Two nonprofits sued San Jose, Calif., over what they claim are illegal nondisclosure agreements signed by city officials to seal a $67 million land deal for Google's planned downtown mega-campus.
Working Partnerships USA and the First Amendment Coalition filed a petition alleging that San Jose Mayor Sam Liccardo and at least 17 other city officials signed non-disclosure agreements that were "designed to transform public records, on such crucial issues as transit and environmental compliance, into private ones that the public does not see," the filing states, adding that the tech giant and San Jose "went to extraordinary lengths to keep the public in the dark."
The City of San Jose disputes the allegations.
Google is planning to build a massive campus for up to 20,000 employees in downtown San Jose near the mass transit-oriented Diridon Station area. The memorandum of understanding and the public sale agreement between the Mountain View, Calif.-based company and San Jose will be released on Friday. Those documents will outline terms and expectations between both parties as well as set out prices, terms and obligations for any land transactions.
"There's an enormous amount of concern about what the tech industry is doing to local communities in the Bay Area and what this new campus would mean for San Jose's existing housing and homelessness crises," said Maria Noel Fernandez, executive director for Working Partnerships USA, in a statement.
This isn't the first time that activists have raised concerns about the proposed Google campus — and Working Partnerships has been leading a broader push in Silicon Valley to protect affordable housing, well-paying jobs and the right to unionize.
According to the plaintiffs, the NDAs are invalid under the city's municipal code, which restricts officials from entering into contracts without council approval, and violate state law prohibiting agencies from letting outside parties control public disclosures.
"The City disputes the allegations of Working Partnerships and the First Amendment Coalition regarding the transparency of the proposed land sale to Google," said San Jose City Attorney Rick Doyle, in a statement emailed to Fox News. "This proposal has undergone numerous public meetings (over 20) from February to October 2018, all of which involved significant outreach to the community, neighborhood, business and labor groups. Working Partnerships has been an active participant in those meetings."
"After months of negotiation, a proposed land sale to Google will come to the City Council in a public hearing on December 4, 2018," he added. "The staff memorandum with the proposed land sale documents will be available for public review this Friday."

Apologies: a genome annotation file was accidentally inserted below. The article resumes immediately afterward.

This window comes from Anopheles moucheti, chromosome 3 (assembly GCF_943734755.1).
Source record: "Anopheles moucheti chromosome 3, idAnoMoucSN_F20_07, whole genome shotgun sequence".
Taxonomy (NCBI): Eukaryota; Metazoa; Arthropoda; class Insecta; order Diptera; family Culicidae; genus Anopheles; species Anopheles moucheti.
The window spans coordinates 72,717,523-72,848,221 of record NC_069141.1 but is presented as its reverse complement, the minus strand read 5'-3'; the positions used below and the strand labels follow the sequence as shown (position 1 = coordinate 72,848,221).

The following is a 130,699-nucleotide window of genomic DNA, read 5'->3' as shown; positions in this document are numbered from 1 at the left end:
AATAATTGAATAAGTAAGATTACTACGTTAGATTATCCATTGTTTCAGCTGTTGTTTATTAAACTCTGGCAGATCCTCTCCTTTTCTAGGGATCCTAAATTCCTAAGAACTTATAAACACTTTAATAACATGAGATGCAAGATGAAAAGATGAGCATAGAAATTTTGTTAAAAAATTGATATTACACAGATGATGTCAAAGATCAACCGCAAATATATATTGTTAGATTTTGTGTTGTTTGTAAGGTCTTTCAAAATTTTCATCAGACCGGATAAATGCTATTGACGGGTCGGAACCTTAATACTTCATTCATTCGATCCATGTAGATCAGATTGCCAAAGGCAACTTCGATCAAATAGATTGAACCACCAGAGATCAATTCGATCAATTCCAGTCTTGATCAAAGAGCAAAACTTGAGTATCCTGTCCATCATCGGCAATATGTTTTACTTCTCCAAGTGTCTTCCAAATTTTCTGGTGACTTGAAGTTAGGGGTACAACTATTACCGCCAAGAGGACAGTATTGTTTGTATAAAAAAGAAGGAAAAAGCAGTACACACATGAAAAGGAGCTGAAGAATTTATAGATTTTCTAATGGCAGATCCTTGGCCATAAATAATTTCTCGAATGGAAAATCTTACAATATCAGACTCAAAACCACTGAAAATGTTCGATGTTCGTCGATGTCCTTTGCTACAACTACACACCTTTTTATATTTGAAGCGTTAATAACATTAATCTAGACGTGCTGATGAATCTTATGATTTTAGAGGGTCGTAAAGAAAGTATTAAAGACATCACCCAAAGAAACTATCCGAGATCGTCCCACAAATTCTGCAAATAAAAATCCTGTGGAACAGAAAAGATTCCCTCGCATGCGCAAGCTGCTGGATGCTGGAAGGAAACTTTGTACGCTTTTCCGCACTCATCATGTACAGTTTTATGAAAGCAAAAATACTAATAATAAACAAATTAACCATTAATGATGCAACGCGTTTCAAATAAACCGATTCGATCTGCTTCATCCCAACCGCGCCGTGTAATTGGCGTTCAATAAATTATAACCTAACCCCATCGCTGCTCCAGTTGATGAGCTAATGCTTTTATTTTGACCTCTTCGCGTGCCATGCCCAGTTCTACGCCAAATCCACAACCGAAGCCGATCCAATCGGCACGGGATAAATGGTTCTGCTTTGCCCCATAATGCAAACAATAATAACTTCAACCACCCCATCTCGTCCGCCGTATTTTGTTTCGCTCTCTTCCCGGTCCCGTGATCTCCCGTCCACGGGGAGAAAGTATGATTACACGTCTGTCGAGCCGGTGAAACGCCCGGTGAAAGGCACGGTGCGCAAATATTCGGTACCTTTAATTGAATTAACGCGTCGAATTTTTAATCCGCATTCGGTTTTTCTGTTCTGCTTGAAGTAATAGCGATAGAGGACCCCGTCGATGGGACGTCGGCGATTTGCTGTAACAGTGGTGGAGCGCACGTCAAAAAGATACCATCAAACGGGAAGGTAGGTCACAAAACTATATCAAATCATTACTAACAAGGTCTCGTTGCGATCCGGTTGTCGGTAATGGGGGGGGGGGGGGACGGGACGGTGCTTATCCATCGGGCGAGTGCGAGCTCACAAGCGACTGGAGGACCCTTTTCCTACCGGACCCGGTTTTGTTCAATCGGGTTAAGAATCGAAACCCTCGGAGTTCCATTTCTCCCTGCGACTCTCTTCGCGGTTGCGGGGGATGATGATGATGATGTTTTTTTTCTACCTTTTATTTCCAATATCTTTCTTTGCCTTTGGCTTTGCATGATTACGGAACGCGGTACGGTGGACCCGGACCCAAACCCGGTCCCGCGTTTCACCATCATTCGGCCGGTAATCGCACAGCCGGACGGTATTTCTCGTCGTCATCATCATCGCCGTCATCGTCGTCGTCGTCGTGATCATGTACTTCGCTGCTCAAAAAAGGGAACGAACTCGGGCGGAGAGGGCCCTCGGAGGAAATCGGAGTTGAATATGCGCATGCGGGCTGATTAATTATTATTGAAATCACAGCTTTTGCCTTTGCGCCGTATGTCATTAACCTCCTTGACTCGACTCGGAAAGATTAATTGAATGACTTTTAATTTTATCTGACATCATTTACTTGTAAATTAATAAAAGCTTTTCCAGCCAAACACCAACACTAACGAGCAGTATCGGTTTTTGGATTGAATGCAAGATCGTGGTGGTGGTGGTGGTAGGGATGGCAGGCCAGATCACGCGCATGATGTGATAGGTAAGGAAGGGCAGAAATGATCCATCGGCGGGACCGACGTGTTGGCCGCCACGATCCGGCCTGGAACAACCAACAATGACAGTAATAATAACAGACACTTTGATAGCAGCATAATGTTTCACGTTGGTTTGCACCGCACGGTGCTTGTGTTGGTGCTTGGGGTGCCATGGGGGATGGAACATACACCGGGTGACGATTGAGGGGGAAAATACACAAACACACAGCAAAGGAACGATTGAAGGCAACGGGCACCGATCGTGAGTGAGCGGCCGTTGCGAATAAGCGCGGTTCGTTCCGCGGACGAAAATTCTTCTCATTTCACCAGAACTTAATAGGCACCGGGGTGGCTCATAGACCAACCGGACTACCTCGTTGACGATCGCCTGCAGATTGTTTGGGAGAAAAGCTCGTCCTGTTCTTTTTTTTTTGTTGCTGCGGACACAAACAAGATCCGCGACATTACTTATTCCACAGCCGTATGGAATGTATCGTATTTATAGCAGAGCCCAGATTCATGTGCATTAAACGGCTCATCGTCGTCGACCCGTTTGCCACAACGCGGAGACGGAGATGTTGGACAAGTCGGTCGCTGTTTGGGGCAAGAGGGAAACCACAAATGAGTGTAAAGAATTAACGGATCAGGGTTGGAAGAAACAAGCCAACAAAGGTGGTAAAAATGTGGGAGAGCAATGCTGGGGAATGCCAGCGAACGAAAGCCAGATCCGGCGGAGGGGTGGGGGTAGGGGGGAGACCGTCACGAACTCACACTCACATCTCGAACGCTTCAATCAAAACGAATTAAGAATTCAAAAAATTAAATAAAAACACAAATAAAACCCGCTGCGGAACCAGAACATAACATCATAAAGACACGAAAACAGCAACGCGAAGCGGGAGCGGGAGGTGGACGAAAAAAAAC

Working Partnerships and the First Amendment Coalition are seeking a court order to release documents and correspondence tied to the deal, and a declaration that the NDAs are invalid.
Google, which is not named in the lawsuit, referred Fox News to the following statement:
"We've been active participants in the public engagement process for the last nine months through both the city led Station Advisory Group and our own one on one meetings with various San Jose community members. We look forward to continuing this open dialogue as we continue community engagement and at the next open city council meeting," said Javier Gonzalez, Google's public affairs manager.
Doyle told the San Jose Mercury News early this year that NDA's have become "common" and that Google sought them to cover "a very sensitive negotiation."
First Amendment Coalition executive director David Snyder said in a statement: "The public is entitled to know what elected leaders are doing and saying in negotiations with corporations doing business with the government, especially where those corporations are as large and powerful as Google."
Last year, Mayor Liccardo pledged to get 25,000 new homes built, with 10,000 of them affordable, in the next five years. A poll taken by the San Jose Mercury News earlier this year found that 68 percent of voters support Google's planned transit-oriented community of offices, homes, retail and open spaces near the Diridon Station hub.
The lawsuit comes amid an outcry from some New York City community organizations, residents and politicians over Amazon's planned second headquarters in Long Island City, Queens, which the city is forking over $1.5 billion in incentives and tax breaks for 25,000 new jobs and what Amazon claims will be $2.5 billion in investments.
Fox News' James Rogers contributed to this article.